Perambulation to and onto Roosevelt Island, due to the multiple inborn flaws and infirmities (as caused by degenerate behavior, an atavist outlook, and or certain weaknesses of character and constitution that can be described as constituting a disease process) which afflict one’s constitution, was quickly achieved but soon degenerated into a weak gait which might only be called a “scuttle.” The long periods of physical inactivity, brought on by a recent spate of storms and unstopping rain, seem to have sapped ones endurance and stamina. Perhaps, local honey would help.

Accordingly, a thoughtfully placed wall was leaned upon, and the shot above was captured. That’s Big Allis across the river, over in Ravenswood.

“follow” me on Twitter- @newtownpentacle

heavy with shadow

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Flip ’em da boid, Mickey.

– photo by Mitch Waxman

All male gulls, were their language translatable, would tell you that their name is either Mickey or Lou. The Mickeys and the Lous would tell you that all female gulls are called either Maeve, Lorettta, or Jennifer. It’s a bird thing, at least in New York.

A bird thing which I don’t understand at all is that New York City itself doesn’t seem to have an official bird – although the State of New York does.

– photo by Mitch Waxman

It was Governor Nelson Rockefeller who – on May 18, 1970 – signed a piece of paper in Albany which officially adopted the State of New York’s avian mascot. The Eastern Bluebird was selected, a bird whose very appearance instinctually conjures visions of “New York State” to its admirers… the Eastern… Bluebird… I don’t know if I’ve ever even seen one of these things. Ever.

If we’re stuck with the Bluebird for our State bird, I’d like to propose the Gull as our official NYC bird.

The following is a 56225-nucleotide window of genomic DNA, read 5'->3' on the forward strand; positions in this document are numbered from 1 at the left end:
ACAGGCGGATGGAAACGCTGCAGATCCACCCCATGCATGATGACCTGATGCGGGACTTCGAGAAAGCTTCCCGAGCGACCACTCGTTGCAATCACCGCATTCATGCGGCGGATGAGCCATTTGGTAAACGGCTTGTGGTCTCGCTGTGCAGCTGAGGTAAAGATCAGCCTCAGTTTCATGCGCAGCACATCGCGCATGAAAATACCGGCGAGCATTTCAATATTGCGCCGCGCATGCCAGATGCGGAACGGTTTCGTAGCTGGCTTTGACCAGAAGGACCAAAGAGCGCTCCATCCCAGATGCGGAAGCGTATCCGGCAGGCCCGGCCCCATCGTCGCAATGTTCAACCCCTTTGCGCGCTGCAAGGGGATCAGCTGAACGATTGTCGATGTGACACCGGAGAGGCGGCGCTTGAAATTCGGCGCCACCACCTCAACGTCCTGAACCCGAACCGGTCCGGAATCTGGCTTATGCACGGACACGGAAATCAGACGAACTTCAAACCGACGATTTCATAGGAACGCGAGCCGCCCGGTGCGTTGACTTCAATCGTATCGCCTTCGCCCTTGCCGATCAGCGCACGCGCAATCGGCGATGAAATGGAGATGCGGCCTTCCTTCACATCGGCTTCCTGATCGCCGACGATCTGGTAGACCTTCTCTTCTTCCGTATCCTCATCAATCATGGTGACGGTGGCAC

– photo by Mitch Waxman

Strong argument can be made for the Pigeon, I hear you. Thing is, the Pigeon iconography is more closely associated with London than anywhere else, and NYC ain’t gonna be nobodies second best.

Hear me out – the Gulls have been with us every step of the way, historically. They scavenged from the garbage of Stuyvesant and Cornwallis, followed the trade routes north and west via the Hudson and Erie Canal to the Great Lakes, and they are absolutely thriving in the ruined modern environment of New York Harbor. That’s my kind of boid.

“follow” me on Twitter- @newtownpentacle

Upcoming Walking Tours-

Saturday, November 8th, Poison Cauldron
Walking Tour with Atlas Obscura, click here for tickets and more info.

Note: This is the last Newtown Creek walking tour of 2014, and probably the last time this tour will be presented in its current form due to the Kosciuszko Bridge construction project. 

Written by Mitch Waxman

November 4, 2014 at 11:00 am

trackless and inexplicable

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Weird stuff happens in Greenpoint, all the time.

– photo by Mitch Waxman